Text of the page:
How do you Laminate?

Discussion in 'Show off your homemades!' started by Antraxx, Apr 14, 2012.

  1. Wargasm

    Wargasm New Member

    most glues set up in and hour, but it's best to leave them clamped for 12hrs at least. Gorilla glue is real good, but there is a few kinds, the standard expanding stuff, the regular milky brown wood glue, a clear one that dries white and the super glue. I've used the regular gorilla glue for laminating and it works good. The milky one is good for glueing wood to wood but I wouldn't try laminating metals with it. Ideally if you are laminating metals and wood you should use two part epoxy. Don't clamp it too tight though as you can force the epoxy out of the joint. If you want to color it only use dry powders, for black I'd use graphite, red use Iron oxide, basically research what dry powders are used to color concrete and you can use these in epoxy with no ill effects. Ideally you should rough up the metal surfaces that are mating up with the wood, you should probably drill a couple of holes in the metal too, this lets the woods bond together through the metal and should give you a more solid bond. Check the wood you are using too, some wood can't be glued due to natural oils and waxes, I know teak is tough to glue as is lignum vitea which is very waxy, I would think olive wood would be pretty oily too, but I've never worked with it so have no first hand experience.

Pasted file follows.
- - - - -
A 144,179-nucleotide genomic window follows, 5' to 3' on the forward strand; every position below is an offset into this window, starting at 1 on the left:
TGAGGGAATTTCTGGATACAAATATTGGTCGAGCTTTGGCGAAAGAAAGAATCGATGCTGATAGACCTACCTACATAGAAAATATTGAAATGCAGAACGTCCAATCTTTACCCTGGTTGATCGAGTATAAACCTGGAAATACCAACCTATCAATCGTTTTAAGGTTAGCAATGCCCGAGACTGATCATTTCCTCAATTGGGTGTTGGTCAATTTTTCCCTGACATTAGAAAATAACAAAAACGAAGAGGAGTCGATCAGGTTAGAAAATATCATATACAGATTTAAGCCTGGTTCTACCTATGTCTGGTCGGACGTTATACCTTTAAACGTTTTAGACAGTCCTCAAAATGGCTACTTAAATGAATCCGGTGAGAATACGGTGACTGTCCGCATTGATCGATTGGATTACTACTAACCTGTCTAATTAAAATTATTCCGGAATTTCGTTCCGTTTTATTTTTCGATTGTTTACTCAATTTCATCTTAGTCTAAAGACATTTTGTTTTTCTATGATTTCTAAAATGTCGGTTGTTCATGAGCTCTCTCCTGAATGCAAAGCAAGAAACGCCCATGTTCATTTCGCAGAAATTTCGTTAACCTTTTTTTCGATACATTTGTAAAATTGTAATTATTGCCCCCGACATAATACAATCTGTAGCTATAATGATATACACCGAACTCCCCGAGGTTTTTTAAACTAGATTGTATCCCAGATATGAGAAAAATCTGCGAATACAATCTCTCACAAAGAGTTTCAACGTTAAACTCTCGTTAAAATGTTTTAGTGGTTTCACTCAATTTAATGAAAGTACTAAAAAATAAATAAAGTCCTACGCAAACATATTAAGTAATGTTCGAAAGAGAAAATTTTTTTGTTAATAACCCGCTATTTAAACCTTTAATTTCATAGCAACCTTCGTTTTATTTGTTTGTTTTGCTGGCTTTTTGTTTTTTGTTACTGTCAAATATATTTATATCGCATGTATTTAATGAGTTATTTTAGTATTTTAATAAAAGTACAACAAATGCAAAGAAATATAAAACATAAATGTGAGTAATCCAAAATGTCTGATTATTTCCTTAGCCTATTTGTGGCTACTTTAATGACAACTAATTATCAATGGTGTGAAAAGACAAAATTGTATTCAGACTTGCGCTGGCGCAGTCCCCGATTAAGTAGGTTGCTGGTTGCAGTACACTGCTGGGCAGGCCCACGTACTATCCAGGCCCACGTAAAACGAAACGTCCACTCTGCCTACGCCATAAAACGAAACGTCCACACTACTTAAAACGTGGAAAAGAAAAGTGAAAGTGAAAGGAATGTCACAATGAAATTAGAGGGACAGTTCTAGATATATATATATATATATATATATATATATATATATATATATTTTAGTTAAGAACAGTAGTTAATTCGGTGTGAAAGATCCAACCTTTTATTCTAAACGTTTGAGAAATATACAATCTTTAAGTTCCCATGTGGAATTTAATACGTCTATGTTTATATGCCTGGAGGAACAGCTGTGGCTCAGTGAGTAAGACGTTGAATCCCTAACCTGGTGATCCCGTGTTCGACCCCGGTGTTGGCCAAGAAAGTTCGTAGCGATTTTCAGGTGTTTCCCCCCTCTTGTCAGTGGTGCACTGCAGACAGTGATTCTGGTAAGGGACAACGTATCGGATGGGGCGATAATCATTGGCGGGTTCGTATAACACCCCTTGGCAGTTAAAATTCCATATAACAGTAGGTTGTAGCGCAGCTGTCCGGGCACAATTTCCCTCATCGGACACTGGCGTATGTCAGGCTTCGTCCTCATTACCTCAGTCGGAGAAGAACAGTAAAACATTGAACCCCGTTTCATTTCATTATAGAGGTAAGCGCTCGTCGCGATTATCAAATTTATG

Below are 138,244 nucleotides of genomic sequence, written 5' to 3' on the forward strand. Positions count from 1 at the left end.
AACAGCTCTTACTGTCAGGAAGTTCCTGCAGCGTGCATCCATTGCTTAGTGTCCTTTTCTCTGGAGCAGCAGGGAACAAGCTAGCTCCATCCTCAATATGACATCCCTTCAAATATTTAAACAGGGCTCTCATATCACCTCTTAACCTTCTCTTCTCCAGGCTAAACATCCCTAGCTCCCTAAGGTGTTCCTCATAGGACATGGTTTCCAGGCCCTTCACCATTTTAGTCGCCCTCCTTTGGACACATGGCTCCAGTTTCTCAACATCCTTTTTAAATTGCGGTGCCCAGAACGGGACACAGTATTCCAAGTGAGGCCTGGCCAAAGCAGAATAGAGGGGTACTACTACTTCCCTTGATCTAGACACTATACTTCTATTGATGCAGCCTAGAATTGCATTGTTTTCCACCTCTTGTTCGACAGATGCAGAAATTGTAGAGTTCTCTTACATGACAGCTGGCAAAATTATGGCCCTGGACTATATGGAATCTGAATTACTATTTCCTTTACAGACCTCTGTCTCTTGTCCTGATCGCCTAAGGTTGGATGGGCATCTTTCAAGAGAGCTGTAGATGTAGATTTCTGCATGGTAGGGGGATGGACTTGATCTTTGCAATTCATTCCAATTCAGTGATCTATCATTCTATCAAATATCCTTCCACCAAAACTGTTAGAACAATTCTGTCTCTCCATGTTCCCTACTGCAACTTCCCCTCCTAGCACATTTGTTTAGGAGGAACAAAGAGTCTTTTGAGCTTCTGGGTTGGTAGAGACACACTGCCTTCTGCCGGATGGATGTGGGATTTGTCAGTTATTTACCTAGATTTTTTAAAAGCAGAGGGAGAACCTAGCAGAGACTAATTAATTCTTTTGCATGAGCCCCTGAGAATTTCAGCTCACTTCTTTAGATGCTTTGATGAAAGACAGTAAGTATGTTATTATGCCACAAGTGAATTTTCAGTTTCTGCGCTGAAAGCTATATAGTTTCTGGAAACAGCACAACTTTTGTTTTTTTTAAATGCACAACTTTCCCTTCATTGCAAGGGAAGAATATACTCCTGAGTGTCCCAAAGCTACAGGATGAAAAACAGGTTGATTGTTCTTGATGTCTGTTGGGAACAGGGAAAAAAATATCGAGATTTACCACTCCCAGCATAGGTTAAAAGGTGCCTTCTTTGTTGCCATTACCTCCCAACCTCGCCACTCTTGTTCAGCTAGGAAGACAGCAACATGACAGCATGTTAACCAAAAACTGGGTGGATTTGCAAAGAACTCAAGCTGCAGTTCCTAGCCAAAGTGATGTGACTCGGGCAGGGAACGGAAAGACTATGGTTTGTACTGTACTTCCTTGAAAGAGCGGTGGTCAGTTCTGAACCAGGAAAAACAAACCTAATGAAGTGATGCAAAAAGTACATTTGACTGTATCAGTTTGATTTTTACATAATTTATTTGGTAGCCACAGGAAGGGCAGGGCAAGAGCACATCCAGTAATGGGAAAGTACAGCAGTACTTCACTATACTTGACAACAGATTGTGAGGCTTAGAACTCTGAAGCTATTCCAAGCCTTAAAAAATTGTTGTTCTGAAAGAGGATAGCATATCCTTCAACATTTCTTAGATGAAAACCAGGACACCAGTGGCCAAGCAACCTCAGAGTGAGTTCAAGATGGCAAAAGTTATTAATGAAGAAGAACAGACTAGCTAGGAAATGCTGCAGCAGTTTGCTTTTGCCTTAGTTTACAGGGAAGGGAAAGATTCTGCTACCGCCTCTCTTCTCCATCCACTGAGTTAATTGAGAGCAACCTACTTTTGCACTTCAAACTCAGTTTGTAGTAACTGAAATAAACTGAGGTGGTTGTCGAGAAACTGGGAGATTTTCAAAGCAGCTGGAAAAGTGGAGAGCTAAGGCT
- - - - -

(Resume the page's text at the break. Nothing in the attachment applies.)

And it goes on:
2. luxor5

    luxor5 New Member

    Take two small sample pieces and replicate conditions you will be using, temperature pressure and time etc then destruct your sample. I only have a S****Y EVO-stick pva wood glue at the moment.. yet I trust my laminates with it, by destroying a sample with a lump hammer and about 50lb of pressure I'm confident the glue will hold my wood together and for stress points I pin in better safe than sorry all most any modern wood glue will be very strong.